Governor's budget relies on high oil prices, federal aid
December 22, 2021
The Associated Press
and the Wrangell Sentinel
Gov. Mike Dunleavy last week outlined what he called a responsible budget proposal that doesn’t dip into savings, bolsters law enforcement and calls for direct payments of about $3,700 to residents amid an unsettled dispute with lawmakers over the future of the state’s dividend program.
But the budget relies on high oil prices to help pay the bills and is heavily dependent on one-time federal pandemic aid dollars to help cover the cost of public services usually paid out of state funds, such as the Alaska Marine Highway System.
The budget plan, a starting point for lawmakers to consider when they reconvene in Juneau on Jan. 18, proposes a supplemental Permanent Fund dividend next year of about $1,200 to residents, which would be on top of the $1,114 PFD paid this fall. Dunleavy had wanted lawmakers to consider a supplemental dividend during the fourth special session of the year, which ended last month with little business being conducted and the issue withering.
Dunleavy’s budget plan for the state fiscal year that starts July 1 also calls for a larger dividend next year of about $2,500 as part of his PFD-focused approach to state spending that lawmakers rejected this year.
The governor is seeking reelection next year, as are most legislators.
House Speaker Louise Stutes in a statement said her coalition supports a number of the priorities and projects Dunleavy outlined. But, she added, “It is important to remember that a slight rise in the price of oil, changes in the stock market and one-time funding from Washington do not fundamentally change Alaska’s fiscal reality.”
Referring to the yearslong, unresolved debate over the state’s financial future, Stutes said, “We need to make the tough decisions on a fiscal plan in order to provide sustainability in budgeting” and the dividend.
The state, heavily reliant on oil revenue for decades, has come to depend on investment earnings from the oil-wealth Permanent Fund as North Slope production is down 75% from its peak of the late 1980s.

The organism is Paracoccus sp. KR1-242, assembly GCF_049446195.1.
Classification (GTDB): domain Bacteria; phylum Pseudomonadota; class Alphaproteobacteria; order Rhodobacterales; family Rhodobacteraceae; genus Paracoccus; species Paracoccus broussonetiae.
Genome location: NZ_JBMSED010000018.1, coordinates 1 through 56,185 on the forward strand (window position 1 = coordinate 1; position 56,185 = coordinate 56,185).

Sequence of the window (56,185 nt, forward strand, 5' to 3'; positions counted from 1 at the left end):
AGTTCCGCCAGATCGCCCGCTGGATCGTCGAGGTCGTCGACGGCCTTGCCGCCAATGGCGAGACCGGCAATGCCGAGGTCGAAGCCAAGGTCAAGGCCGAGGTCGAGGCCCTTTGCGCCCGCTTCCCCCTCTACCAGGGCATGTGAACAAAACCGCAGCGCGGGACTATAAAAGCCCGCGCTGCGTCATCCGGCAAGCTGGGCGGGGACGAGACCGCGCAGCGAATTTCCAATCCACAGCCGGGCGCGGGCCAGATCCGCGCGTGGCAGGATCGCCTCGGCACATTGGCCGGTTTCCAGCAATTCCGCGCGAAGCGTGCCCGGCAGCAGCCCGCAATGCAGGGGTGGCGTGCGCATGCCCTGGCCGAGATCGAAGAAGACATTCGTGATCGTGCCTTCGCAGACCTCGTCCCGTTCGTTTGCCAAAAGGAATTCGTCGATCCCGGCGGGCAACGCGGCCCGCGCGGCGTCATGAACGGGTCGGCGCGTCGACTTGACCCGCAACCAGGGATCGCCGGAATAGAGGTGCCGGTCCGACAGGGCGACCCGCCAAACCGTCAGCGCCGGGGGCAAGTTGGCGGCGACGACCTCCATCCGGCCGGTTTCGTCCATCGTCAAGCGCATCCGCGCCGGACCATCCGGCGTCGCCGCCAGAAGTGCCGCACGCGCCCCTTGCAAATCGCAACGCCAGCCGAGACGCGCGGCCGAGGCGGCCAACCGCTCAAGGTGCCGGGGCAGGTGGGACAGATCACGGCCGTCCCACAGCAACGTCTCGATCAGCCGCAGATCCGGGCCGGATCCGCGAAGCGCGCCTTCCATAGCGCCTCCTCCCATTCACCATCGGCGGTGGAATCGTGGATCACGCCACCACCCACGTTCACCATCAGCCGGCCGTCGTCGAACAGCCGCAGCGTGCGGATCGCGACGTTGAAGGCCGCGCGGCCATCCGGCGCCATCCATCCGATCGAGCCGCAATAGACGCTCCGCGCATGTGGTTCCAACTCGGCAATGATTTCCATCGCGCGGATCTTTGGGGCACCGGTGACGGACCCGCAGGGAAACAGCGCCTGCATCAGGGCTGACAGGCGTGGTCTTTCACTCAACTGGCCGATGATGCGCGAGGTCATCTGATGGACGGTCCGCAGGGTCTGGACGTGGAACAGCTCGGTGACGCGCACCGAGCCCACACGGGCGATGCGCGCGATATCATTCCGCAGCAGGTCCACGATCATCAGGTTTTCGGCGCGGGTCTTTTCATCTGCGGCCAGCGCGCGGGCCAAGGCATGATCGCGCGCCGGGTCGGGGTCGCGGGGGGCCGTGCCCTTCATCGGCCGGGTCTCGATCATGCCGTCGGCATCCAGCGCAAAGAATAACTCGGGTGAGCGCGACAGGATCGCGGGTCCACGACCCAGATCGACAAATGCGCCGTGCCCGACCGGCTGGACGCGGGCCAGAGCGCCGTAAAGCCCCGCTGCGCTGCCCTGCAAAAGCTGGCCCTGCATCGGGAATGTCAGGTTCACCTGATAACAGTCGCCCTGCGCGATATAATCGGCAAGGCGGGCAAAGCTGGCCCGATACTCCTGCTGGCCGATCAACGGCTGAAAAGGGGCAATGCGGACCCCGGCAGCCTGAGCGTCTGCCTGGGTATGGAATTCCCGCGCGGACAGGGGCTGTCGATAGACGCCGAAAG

The state is expected to draw about $3.4 billion from Permanent Fund earnings for the upcoming fiscal year under a 2018 law that limits withdrawals to protect the fund from excessive draws so that it can continue growing. The withdrawal from the fund will cover about 60% of the cost of public services and dividends under the governor’s budget proposal.
Dunleavy’s budget would increase the number of village public safety officers that could be hired by at least 10, said James Cockrell, commissioner of the Department of Public Safety. It also calls for an increase in state troopers and the modernization of the department’s aircraft fleet, he said.
The governor said the state’s “fiscals have improved dramatically’’ and that oil prices are doing well.
Prices, which were in the mid-$80-range per barrel in early November, were around $75 this week as oil markets reacted to the possibility that the latest COVID-19 variant could constrict global economic activity and demand for crude, driving prices lower.
The state Department of Revenue’s own estimate of oil prices for this year dropped by $6 a barrel between the department’s preliminary fall forecast at the end of the October and its official fall forecast Dec. 15.
A steep drop in oil prices could create an instant budget deficit under the governor’s spending plan.
Dunleavy faced backlash during his first year in office in 2019 over deep cuts proposed to public services, with that anger fueling a recall effort that fizzled out earlier this year. Dunleavy said his actions then were a recognition of a deficit and that the latest budget proposal recognizes Alaska’s current situation.
The budget released Dec. 15 does not include many community-specific grants or public works projects, which usually are added later in the process by legislators.
Dunleavy’s bet on higher oil prices and reliance on federal dollars to boost spending on dividends and popular state programs, such as reimbursing school districts for a share of construction costs, has drawn criticism in the political world.
“The imaginary Dunleavy surplus is largely a product of using more than a half-billion dollars in one-time-only federal disaster funds to underwrite regular agency operations,” wrote Dermot Cole, a decades-long reporter and editor in Fairbanks who now publishes his own blog.
The governor also proposes that the state borrow more than $308 million for construction projects, rather than draw on the checkbook this year, Cole wrote. “Taken together, these gimmicks create upwards of $700 million in deficit spending for the year that follows the election, with no plan to pay for them.”